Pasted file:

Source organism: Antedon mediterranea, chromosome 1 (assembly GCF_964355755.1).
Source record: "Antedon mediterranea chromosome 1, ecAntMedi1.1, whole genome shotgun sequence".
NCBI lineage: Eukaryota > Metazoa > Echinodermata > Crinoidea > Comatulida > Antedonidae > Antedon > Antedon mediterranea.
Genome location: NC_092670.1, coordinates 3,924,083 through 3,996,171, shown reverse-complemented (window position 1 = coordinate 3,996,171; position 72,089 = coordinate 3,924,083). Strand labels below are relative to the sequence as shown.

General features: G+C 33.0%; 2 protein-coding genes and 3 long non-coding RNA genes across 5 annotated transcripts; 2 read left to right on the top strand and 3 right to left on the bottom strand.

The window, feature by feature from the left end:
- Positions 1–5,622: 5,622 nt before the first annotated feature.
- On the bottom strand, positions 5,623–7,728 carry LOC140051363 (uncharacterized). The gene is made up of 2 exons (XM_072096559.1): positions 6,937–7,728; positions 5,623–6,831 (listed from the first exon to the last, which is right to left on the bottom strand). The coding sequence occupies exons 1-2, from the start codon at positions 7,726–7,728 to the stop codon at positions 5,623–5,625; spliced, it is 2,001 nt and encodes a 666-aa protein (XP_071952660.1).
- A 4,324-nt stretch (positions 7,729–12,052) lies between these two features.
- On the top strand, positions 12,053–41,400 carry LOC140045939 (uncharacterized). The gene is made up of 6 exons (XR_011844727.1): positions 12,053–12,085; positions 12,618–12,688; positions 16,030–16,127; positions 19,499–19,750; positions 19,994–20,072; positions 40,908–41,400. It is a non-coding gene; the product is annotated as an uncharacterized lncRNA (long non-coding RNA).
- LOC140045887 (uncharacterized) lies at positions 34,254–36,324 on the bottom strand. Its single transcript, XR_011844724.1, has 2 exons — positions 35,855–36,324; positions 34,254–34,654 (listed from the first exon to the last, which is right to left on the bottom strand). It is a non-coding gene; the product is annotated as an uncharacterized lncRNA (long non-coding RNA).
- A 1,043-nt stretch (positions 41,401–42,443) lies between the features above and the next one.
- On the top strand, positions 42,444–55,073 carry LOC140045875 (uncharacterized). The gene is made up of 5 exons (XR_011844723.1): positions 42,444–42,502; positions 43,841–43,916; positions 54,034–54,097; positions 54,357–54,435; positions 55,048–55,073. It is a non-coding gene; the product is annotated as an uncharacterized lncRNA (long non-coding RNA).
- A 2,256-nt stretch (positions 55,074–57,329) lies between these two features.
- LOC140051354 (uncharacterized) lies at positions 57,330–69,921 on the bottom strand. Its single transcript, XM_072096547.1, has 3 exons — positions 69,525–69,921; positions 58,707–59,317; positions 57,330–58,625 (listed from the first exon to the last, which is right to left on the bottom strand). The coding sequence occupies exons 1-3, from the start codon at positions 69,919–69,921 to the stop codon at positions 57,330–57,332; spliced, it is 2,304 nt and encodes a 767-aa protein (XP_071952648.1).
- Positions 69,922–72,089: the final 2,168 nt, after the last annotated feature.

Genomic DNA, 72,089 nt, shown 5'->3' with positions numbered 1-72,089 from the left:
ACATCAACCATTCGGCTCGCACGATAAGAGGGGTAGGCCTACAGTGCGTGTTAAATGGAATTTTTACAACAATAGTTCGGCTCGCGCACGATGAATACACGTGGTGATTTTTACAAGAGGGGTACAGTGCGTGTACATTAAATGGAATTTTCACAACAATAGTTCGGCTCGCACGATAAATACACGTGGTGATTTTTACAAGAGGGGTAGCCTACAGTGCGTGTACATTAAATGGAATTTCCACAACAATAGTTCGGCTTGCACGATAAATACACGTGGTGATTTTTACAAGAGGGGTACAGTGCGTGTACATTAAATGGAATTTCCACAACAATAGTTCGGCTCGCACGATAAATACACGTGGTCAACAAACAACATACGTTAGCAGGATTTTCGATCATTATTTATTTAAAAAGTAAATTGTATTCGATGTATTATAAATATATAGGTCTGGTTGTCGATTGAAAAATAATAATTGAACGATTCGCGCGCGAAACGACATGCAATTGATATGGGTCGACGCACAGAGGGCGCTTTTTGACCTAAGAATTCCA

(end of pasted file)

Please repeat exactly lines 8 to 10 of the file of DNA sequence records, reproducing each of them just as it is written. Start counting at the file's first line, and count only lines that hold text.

- On the bottom strand, positions 5,623–7,728 carry LOC140051363 (uncharacterized). The gene is made up of 2 exons (XM_072096559.1): positions 6,937–7,728; positions 5,623–6,831 (listed from the first exon to the last, which is right to left on the bottom strand). The coding sequence occupies exons 1-2, from the start codon at positions 7,726–7,728 to the stop codon at positions 5,623–5,625; spliced, it is 2,001 nt and encodes a 666-aa protein (XP_071952660.1).
- A 4,324-nt stretch (positions 7,729–12,052) lies between these two features.
- On the top strand, positions 12,053–41,400 carry LOC140045939 (uncharacterized). The gene is made up of 6 exons (XR_011844727.1): positions 12,053–12,085; positions 12,618–12,688; positions 16,030–16,127; positions 19,499–19,750; positions 19,994–20,072; positions 40,908–41,400. It is a non-coding gene; the product is annotated as an uncharacterized lncRNA (long non-coding RNA).